CC: Absolutely. It might help if we get some percentages here. I know that you had them in your presentation. You mightn’t have them to hand. But in certain surveys it’s quite an extraordinarily high number of, we might say, atheists – you might say non-identifiers, depending what the survey is. But then, on this national identity front, I notice that there was a large population of Russian Orthodox in Estonia. And so, maybe you could comment on the sort of connection between – I don’t know – Estonia, and atheism, and Russian Orthodoxy as it plays out?

AR: Yes. The point seems to be that orthodoxy is much stickier than Lutheranism. And the story with Estonians is that one of the things is the Estonian national narrative, which is a construct from 19th century, and tells a story about the Estonians’ everlasting fight for freedom. And there are two types of national narratives. One is the Golden past, another is the Promised Land. And Estonian one is the Golden Past type. But, usually, this Golden Past refers to the time where the country was very powerful, great kings and so on. But in the Estonian case this Golden Past is located into pre-Christian times. And Christianity is sort-of seen as responsible for its demise. And another thing is this connection between Estonian nationality and atheism. And it’s a really interesting story. But it has actually very little to do with believing or not believing in the existence of God, and rather it started out as an ethnic conflict. So the background is that Estonians were Christianised in the 13th century, during the Northern Crusades. And after that they were ruled by different other nations, until the 20th century. And this 19th century Romanticism resulted in the rise of Estonian national consciousness. And by that time, Estonia was incorporated to the Russian Empire, but Estonians were ruled by a Baltic German upper class. So most of the clergy was also German. So the Church was not perceived as Estonian, but more like German. Now, in 1905 there was a revolution in Russian Empire, and in Estonia as well. But in Estonia it took a sort-of nationalist form, so it was a fight for national autonomy. And the revolution was soon crushed and punitive squads started to do their work. And many people were executed. And then many Estonians accused German pastors that they didn’t protect their parish members, and rather collaborated with the troops. And, as a result, many Estonians didn’t go to Church any more. And, in return, Baltic Germans accused Estonians of atheism. And during the Soviet era, atheist propaganda, of course, made good use of both motives. (20:00) And then it created a new story of Estonians as historically being very sceptical towards religion, or being a religiously lukewarm nation. So in 2005 the Eurobarometer survey was published, and that revealed that only 16% of Estonians believe in a personal God. And all this information was happily put together. And Estonians started to understand themselves as the least religious – or most atheistic – country in the world, despite the fact that the survey covered only Europe!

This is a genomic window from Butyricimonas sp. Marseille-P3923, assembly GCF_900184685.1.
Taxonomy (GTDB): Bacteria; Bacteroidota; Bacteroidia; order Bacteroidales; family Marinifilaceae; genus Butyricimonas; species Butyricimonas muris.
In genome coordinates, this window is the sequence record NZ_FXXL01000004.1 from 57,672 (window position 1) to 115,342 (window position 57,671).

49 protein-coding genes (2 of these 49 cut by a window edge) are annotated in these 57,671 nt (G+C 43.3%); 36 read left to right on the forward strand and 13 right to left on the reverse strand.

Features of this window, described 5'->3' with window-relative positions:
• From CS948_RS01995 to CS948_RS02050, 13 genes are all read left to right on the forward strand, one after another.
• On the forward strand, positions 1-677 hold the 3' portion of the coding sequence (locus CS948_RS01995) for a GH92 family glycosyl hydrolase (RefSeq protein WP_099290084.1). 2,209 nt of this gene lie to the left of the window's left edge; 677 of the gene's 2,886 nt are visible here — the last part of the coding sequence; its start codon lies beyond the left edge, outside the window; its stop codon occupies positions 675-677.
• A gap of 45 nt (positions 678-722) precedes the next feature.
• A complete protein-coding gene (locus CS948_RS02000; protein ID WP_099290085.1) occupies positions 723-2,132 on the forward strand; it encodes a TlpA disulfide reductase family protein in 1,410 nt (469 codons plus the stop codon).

CC: (Laughs).

AR: However, Estonians are actually not the only ones with this claim, and similar motives are present also in the Czech Republic, in Denmark, in Sweden, and in the Netherlands. So I question which country will be the least religious or most atheistic. It’s probably going to be a new Olympic Games discipline or something like that!

CC: Yes! And I wonder what the prize will be?

AR: (Laughs). God!

CC: You also had a leaflet in your presentation that said, “If you are an Estonian. . .” and listed a few things. It said ,“you do not believe in God . . . unless it’s Eurovision!” (Laughs).

AR: Right!

CC: Now I’ve only really got one more question before we talk about that important conference. But presumably, this isn’t getting the whole picture. You were showing a lot of nuance yesterday, and a lot of the beliefs and practices that these so-called non-believers, non-identifiers subscribe to. So maybe you could add a bit more nuance to this contemporary situation?